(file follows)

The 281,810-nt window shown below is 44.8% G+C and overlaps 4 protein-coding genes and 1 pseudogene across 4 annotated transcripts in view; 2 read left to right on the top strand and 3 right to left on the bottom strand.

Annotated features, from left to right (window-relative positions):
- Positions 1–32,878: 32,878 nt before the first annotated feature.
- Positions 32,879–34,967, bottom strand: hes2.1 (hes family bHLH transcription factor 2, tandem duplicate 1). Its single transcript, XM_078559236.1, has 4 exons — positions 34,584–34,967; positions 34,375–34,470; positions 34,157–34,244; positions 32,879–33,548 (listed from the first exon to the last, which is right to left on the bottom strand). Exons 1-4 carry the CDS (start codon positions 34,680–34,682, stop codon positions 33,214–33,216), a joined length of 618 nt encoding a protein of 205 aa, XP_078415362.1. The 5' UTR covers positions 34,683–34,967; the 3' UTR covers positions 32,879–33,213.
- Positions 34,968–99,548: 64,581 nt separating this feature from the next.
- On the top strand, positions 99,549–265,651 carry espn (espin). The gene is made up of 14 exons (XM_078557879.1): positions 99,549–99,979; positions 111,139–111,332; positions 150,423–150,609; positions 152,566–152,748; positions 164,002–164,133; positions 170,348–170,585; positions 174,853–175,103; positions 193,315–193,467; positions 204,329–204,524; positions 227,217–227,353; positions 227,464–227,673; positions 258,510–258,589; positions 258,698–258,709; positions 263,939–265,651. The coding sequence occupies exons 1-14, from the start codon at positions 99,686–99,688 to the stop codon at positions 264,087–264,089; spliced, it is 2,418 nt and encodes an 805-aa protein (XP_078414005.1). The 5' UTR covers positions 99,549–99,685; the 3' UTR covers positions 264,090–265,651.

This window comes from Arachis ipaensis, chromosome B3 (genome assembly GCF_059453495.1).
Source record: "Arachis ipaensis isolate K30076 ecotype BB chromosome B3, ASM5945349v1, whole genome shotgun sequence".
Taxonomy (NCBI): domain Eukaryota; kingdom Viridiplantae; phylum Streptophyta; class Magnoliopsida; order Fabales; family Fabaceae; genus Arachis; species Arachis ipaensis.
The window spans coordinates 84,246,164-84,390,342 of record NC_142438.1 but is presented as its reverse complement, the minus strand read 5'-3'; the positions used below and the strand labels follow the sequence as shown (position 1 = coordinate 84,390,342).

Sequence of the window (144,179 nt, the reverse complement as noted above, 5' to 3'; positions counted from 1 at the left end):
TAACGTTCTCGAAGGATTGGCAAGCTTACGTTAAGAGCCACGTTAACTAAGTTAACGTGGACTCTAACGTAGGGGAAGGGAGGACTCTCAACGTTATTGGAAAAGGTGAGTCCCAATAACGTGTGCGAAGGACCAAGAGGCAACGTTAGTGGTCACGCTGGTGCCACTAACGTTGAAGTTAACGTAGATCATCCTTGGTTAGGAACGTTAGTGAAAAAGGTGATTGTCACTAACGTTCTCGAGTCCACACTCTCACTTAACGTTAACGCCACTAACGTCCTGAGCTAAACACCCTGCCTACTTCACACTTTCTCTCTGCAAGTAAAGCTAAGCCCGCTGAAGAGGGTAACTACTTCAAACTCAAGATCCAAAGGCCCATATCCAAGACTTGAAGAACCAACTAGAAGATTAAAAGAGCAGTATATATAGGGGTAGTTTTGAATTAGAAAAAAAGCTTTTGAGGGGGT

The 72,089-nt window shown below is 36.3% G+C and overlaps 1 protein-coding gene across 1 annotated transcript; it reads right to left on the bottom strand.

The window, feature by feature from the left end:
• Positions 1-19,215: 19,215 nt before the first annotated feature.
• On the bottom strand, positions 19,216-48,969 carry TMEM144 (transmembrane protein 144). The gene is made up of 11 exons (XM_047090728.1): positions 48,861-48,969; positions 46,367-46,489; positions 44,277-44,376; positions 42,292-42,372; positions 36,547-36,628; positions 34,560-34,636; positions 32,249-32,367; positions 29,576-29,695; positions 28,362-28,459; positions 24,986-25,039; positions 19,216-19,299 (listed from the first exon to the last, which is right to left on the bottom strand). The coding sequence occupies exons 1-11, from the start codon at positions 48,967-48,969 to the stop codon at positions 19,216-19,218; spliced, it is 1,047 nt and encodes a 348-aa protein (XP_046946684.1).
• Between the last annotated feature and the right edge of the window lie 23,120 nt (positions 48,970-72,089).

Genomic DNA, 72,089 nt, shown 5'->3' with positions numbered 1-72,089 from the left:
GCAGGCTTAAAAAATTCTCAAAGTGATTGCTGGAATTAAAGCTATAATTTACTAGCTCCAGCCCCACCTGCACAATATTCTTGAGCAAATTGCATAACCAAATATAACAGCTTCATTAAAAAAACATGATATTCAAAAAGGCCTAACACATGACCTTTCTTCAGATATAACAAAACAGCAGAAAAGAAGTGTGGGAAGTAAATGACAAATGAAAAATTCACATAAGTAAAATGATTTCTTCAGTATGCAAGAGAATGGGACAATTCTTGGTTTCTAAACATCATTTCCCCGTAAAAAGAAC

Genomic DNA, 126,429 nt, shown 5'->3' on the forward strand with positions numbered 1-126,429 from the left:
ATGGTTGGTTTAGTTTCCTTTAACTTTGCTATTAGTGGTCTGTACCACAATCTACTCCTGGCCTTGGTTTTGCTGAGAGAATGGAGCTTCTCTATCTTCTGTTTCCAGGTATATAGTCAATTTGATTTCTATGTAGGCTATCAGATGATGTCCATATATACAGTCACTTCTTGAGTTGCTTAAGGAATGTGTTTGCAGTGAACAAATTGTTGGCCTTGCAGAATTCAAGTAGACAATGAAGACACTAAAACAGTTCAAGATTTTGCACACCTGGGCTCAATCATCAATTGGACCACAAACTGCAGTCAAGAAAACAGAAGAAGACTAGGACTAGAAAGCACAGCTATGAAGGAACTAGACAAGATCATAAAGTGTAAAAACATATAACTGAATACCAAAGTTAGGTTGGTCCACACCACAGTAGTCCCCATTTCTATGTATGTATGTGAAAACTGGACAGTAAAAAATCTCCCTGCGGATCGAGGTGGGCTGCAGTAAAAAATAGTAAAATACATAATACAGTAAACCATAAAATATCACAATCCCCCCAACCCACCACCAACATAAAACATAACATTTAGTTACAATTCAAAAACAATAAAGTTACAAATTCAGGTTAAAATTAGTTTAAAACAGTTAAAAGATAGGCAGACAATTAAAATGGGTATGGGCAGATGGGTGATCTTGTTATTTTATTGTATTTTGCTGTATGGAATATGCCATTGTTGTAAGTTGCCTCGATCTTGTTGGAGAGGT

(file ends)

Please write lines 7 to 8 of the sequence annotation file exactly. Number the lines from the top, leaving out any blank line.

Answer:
This window comes from Arachis ipaensis, chromosome B3 (genome assembly GCF_059453495.1).
Source record: "Arachis ipaensis isolate K30076 ecotype BB chromosome B3, ASM5945349v1, whole genome shotgun sequence".